Tina Fey's Controversial Speech Edited by PBS
Comments against Sarah Palin were deleted, but the network claims it's only because the broadcast ran 19 minutes long.
Tina Fey skewered Sarah Palin when she accepted her Mark Twain award at the Kennedy Center in Washington, D.C. last week.
But when the broadcast aired Sunday on PBS, several of her controversial comments during her speech were edited out, the Washington Post notes.
"And, you know, politics aside, the success of Sarah Palin and women like her is good for all women - except, of course --those who will end up, you know, like, paying for their own rape 'kit 'n' stuff," said Fey.
Said Fey on stage: "And, you know, politics aside, the success of Sarah Palin and women like her is good for all women - except, of course --those who will end up, you know, like, paying for their own rape 'kit 'n' stuff, But for everybody else, it's a win-win. Unless you're a gay woman who wants to marry your partner of 20 years - whatever. But for most women, the success of conservative women is good for all of us. Unless you believe in evolution. You know - actually, I take it back. The whole thing's a disaster." Watch here, around 12 minutes and 30 seconds.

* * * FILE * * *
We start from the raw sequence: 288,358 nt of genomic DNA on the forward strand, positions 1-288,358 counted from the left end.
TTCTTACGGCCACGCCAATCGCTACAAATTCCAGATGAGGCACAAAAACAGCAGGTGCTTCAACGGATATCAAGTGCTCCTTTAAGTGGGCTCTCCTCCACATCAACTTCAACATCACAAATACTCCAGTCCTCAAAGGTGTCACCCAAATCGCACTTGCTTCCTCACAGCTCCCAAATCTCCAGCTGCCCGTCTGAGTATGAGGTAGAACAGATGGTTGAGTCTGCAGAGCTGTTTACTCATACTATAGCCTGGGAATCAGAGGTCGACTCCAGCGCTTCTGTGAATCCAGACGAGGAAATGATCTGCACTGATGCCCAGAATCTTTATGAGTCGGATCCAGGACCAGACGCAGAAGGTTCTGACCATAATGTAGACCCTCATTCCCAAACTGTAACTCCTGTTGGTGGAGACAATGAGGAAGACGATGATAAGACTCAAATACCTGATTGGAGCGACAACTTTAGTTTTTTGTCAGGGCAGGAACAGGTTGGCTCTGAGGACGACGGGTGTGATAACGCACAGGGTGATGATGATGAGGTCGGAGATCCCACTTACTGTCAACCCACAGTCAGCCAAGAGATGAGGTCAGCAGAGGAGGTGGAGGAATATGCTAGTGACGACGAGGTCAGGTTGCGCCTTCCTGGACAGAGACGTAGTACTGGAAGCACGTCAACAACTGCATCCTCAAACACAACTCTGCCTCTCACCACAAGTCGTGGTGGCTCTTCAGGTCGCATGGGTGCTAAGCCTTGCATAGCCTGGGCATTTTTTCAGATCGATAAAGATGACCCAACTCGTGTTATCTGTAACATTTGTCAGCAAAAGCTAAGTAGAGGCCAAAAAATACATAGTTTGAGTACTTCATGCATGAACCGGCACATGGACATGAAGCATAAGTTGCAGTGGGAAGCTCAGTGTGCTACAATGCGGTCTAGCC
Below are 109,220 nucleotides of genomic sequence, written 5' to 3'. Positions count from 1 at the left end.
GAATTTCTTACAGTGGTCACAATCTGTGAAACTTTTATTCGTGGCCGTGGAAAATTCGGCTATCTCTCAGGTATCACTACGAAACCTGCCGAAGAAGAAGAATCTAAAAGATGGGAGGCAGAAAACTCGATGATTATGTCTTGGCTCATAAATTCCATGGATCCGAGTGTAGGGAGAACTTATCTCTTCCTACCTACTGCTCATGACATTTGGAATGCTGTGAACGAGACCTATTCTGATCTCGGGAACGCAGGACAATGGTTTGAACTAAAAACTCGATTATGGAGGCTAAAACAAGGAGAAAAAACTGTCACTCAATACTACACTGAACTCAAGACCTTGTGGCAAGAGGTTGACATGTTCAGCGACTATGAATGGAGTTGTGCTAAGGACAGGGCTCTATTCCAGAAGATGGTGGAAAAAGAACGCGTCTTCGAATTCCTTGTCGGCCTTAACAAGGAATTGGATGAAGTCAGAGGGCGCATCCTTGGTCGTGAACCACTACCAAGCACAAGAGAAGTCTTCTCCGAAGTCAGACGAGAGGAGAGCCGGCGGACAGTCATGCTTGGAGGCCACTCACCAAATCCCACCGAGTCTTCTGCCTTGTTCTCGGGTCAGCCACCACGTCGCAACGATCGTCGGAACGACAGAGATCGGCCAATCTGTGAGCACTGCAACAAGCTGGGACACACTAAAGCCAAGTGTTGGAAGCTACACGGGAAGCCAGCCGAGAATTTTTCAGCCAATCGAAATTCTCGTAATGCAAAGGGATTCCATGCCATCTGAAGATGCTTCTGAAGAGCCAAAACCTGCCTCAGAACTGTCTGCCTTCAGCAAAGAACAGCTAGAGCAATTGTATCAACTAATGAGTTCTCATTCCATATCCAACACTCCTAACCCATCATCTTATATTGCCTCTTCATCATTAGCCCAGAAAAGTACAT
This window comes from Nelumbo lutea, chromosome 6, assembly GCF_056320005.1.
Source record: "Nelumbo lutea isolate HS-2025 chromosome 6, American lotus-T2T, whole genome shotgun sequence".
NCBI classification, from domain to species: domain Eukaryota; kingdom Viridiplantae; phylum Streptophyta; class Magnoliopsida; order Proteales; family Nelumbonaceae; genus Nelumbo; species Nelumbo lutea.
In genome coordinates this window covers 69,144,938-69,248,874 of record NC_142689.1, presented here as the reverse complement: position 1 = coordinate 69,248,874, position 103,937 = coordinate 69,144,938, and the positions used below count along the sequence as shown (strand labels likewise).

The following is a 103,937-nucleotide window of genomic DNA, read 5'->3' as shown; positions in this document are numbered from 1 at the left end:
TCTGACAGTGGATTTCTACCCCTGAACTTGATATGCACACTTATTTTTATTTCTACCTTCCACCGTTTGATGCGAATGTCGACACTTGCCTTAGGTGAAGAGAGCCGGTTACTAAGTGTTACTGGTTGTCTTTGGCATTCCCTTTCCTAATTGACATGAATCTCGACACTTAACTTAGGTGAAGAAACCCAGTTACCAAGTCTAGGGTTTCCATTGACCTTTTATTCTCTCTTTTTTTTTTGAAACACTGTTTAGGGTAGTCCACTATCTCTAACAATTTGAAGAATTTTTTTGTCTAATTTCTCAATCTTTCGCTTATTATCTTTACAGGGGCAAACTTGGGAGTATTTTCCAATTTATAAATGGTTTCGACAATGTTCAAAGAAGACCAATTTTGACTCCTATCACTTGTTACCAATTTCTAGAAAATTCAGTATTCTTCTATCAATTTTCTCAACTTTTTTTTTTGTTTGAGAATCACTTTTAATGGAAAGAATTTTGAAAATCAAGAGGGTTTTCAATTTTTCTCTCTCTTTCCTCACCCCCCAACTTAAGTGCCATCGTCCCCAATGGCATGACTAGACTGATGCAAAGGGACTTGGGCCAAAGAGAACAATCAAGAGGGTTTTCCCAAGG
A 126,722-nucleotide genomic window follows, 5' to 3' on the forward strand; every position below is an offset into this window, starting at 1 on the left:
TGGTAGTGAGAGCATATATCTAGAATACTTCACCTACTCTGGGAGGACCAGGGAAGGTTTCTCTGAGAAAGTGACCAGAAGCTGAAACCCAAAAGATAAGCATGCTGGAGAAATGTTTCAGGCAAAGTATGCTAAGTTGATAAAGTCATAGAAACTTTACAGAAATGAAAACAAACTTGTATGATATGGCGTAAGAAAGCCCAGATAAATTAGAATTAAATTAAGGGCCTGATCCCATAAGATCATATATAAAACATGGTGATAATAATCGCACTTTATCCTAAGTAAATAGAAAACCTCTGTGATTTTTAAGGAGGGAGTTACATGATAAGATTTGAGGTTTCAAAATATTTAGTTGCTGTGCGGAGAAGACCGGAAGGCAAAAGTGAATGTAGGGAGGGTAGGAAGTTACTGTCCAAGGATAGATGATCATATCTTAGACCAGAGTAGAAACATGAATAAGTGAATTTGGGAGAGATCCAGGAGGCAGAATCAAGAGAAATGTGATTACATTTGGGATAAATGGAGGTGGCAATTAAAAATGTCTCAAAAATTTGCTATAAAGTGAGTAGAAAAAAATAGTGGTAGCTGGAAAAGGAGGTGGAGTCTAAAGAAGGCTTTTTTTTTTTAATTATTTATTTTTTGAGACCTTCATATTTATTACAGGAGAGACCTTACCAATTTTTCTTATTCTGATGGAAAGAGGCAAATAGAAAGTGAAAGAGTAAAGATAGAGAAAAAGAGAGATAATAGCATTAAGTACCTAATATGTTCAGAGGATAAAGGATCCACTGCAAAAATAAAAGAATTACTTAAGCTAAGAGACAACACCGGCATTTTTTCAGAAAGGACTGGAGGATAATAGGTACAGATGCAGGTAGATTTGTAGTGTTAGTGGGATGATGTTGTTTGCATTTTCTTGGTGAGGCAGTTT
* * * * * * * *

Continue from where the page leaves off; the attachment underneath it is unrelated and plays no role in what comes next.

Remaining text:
The broadcast version only included Fey saying: "I would be a liar and an idiot if I didn't thank Sarah Palin for helping get me here tonight. My partial resemblance and her crazy voice are the two luckiest things that ever happened to me. All kidding aside, I'm so proud to represent American humor, I am proud to be an American, and I am proud to make my home in the 'not real' America. And I am most proud that during trying times, like an orange [terror] alert, a bad economy or a contentious election that we as a nation retain our sense of humor."
Peter Kaminsky, one of the show's executive producers, swears "it was not a political decision. We had zero problems with anything she said."
Kaminsky instead says the 90-minute show ran about 19 minutes long. “We took a lot out," he said. "We snipped from everyone."
This isn't the first time a Twain winner has been edited. When comedian George Carlin was honored posthumously in 2008, producers left out his famous "Seven Dirty Words" routine -- which was played at the awards show -- from the broadcast.
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